As we speak, Romney is leading in SC. We have yet to see if the new attacks by Gingrich will provide enough cognitive dissonance among the white working class voters of that state that they'll reconsider.
Let’s also note the target audience. Ed Kilgore noted the video is “a heat-seeking missile aimed directly at the white working class id.” This is incredibly important in a 2012 context — if Romney is going to win the presidency, he’s going to need to crush President Obama with white working-class voters who tend to support the GOP anyway. This short film, with all the subtlety of a sledgehammer, tells this constituency that Romney is not only indifferent to their struggles, but he and people like him caused their economic plight.
But let's say he pulls it off - either winning SC or going on to win the nomination anyway. BooMan picked up an interesting article by Dave Weigel yesterday and took it just where I've been going in my head about all this over the last couple of days.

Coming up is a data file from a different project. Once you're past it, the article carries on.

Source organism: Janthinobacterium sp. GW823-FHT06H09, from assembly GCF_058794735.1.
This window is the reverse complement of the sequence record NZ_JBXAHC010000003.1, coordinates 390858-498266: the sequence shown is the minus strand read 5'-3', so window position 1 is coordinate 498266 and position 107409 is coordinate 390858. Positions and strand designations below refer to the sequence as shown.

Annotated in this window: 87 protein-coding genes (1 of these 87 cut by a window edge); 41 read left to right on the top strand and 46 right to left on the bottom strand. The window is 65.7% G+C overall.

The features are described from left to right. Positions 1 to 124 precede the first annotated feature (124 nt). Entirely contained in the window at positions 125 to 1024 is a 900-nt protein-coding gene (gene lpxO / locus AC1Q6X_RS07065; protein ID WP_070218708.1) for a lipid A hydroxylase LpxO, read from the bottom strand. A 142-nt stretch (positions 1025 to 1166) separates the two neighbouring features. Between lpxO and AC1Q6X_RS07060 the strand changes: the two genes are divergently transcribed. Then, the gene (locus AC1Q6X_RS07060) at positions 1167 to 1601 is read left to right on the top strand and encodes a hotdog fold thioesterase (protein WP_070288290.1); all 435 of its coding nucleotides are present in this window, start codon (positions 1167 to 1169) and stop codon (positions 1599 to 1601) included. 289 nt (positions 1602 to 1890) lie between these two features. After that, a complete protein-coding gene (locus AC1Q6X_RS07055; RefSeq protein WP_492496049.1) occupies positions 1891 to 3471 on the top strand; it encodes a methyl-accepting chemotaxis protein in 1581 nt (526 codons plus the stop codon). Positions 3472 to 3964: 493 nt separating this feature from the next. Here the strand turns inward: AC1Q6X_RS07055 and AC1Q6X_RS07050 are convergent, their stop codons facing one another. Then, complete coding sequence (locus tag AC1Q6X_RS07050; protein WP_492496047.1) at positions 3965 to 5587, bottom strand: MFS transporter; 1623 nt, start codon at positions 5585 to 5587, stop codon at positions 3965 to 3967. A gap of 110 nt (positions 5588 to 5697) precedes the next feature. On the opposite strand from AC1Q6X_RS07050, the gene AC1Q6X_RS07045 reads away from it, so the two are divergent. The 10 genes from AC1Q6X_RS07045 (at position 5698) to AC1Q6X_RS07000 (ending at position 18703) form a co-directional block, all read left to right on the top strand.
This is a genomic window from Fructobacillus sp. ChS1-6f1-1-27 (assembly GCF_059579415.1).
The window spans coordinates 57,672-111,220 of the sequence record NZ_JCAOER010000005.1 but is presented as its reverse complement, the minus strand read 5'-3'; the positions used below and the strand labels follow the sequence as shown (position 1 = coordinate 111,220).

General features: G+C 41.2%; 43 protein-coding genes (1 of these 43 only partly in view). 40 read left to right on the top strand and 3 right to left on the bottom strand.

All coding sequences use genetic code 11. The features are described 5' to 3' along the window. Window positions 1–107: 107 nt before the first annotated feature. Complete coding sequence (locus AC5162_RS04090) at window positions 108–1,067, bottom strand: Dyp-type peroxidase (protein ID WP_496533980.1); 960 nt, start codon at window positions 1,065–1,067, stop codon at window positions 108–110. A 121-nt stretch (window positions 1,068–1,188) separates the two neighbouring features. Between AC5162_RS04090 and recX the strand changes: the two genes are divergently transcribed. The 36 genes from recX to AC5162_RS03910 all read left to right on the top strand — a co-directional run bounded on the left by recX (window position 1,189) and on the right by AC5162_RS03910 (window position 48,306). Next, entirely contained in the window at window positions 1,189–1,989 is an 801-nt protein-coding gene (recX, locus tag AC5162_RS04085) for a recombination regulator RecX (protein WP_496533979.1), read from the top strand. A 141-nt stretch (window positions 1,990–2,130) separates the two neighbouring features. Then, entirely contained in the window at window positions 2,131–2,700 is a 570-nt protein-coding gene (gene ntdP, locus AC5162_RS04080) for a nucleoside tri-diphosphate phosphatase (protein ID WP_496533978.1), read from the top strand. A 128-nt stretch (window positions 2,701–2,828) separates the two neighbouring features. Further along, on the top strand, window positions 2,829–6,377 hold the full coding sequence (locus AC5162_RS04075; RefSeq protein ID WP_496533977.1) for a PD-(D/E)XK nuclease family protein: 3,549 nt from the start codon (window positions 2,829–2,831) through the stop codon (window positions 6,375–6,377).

Weigel suggests all of the ways this primary is playing out the same way the Republican primary did in 2008 - the one that led to the nomination of McCain. The crux of the argument is that in both cases the establishment beat the base. Last time around, that meant that once McCain got the nomination, instead of pivoting to the middle for the general election (conventional wisdom about how these things play out), he had to win over his base and attempted to do so by choosing Sarah Palin as his VP nominee.
That pretty much sums up the dilemma I've been thinking will face Romney come August. In naming his running mate, will he be in a position of having to reach out to the tea partiers and christian right in order to shore up and excite his base? Or will he be able to use that choice to assure the rest of the country that he's not associated with the radical fringe of his party? Perhaps he can attempt a little of both with a pick like Marc Rubio. And yeah, I can't wait to see someone like that go up against VP Biden in a debate.